A self-regulating charter designed to cover wine investment is due to launch this autumn.
Speaking to the drinks business, one of the founding members of the Wine Investment Association, Peter Shakeshaft, founder of Vin-X, urged the trade to get behind the proposal to ensure its success.
He said that the charter was in the process of being approved by lawyers and was designed to cover the basic principals of fine wine investment to, “ensure that investors own the wine and that agreements are sacrosanct.
“Then, if something does go under it doesn’t affect the ownership of the wine in the hands of the private investor.”
He added that this safety net would give potential investors more confidence in investing in fine wine and could lead to further growth in the market.
“The trade needs to get behind it and be part of it. You will see market share grow if investors have confidence,” headed.
He continued that at present, the Wine and Spirit Trade Association’s advice was for investors themselves to do their own homework.
The WSTA’s site advises: “Choose a reputable wine merchant, checking their trading history, track record and address.
“Verify your order by comparing prices, checking provenance, condition of storage, packaging and delivery. Remember, reliable en primeur traders don’t sell before producers have announced their prices.
“Look after your investment, ensuring wine is securely stored in the right conditions and fully covered by insurance.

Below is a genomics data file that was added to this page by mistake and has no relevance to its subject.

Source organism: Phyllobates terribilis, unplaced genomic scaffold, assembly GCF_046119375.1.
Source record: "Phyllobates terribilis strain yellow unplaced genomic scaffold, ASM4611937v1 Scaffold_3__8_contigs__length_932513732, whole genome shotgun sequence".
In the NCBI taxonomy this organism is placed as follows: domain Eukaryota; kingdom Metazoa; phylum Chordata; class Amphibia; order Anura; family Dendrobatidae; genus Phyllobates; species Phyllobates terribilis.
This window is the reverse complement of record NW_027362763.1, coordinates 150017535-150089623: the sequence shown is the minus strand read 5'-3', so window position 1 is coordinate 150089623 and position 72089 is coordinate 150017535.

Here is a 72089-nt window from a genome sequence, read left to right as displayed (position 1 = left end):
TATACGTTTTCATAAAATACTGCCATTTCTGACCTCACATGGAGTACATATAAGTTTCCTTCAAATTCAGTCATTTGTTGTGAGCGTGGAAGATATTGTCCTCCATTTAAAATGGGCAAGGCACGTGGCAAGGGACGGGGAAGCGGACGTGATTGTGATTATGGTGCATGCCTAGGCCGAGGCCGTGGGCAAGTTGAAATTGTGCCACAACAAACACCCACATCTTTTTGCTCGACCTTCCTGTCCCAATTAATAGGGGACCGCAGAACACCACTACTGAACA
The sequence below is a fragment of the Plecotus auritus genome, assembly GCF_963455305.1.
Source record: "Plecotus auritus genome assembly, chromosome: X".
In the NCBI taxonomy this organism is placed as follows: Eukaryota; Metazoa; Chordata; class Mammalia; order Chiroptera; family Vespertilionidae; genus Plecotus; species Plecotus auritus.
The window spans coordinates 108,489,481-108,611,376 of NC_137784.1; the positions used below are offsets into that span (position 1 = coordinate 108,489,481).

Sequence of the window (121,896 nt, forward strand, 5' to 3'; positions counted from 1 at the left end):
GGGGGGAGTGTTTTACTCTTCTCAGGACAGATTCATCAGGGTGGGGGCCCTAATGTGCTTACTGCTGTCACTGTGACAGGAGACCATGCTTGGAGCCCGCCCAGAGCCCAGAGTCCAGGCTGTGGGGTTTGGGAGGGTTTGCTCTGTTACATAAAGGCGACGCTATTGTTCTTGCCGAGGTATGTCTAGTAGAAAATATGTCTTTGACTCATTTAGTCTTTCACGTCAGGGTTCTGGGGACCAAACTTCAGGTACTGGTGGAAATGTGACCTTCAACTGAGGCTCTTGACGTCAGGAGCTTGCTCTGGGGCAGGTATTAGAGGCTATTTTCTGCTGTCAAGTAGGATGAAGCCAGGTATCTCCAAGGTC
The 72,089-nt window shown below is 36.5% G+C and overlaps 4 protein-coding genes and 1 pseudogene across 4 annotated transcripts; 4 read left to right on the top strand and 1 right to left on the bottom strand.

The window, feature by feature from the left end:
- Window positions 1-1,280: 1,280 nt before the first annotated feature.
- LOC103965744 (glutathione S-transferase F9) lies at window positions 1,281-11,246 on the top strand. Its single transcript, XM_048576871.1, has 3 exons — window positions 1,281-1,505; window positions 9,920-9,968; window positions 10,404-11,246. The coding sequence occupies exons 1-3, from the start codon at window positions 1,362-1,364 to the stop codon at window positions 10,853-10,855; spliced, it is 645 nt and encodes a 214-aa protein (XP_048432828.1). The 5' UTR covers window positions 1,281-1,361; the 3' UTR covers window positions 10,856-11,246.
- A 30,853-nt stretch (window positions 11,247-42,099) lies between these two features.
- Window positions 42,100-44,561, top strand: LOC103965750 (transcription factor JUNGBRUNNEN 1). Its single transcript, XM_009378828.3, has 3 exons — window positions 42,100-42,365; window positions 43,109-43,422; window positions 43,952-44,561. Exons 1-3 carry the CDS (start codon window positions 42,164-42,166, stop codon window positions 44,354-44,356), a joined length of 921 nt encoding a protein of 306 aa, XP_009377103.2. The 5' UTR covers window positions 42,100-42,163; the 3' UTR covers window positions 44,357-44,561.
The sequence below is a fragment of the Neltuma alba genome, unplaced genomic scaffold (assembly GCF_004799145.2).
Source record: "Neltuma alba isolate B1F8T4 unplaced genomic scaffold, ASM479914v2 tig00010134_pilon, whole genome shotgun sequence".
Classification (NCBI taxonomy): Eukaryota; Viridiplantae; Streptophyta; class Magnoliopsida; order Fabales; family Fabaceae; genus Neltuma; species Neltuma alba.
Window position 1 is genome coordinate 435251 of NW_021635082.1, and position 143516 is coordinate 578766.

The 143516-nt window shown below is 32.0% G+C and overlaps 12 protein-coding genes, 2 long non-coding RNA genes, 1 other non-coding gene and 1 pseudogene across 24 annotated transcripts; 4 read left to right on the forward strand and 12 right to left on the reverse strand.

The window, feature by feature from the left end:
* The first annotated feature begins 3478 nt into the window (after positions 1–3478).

“Understand the small print, including tax on investment, commission and handling fees and the paperwork you’ll receive covering your purchase.”
However, while investors should be more diligent, as Shakeshaft noted, “that doesn’t happen” and remained convinced that unless the trade did something about it no one would.
He ended: “When the charter is launched it will not be the finished product but it will be a start.”
Shakeshaft was particularly vocal on the mistaken impression in the press, including here at db, that the recent Financial Services Authority crackdown on Unregulated Collected Investment Schemes would help end cases such as the £10 million loss incurred by Bordeaux UK’s recent collapse.
In response to the story he wrote: “Most of the figures banded around by parties in regard to wine fraud is NOT because of inappropriate advice through UCIS funds, but badly run business’s which are selling wine as stand alone products.
“That is why I am along with others are attempting to create self regulation through the Wine Investment Association which we hope to launch in late autumn.”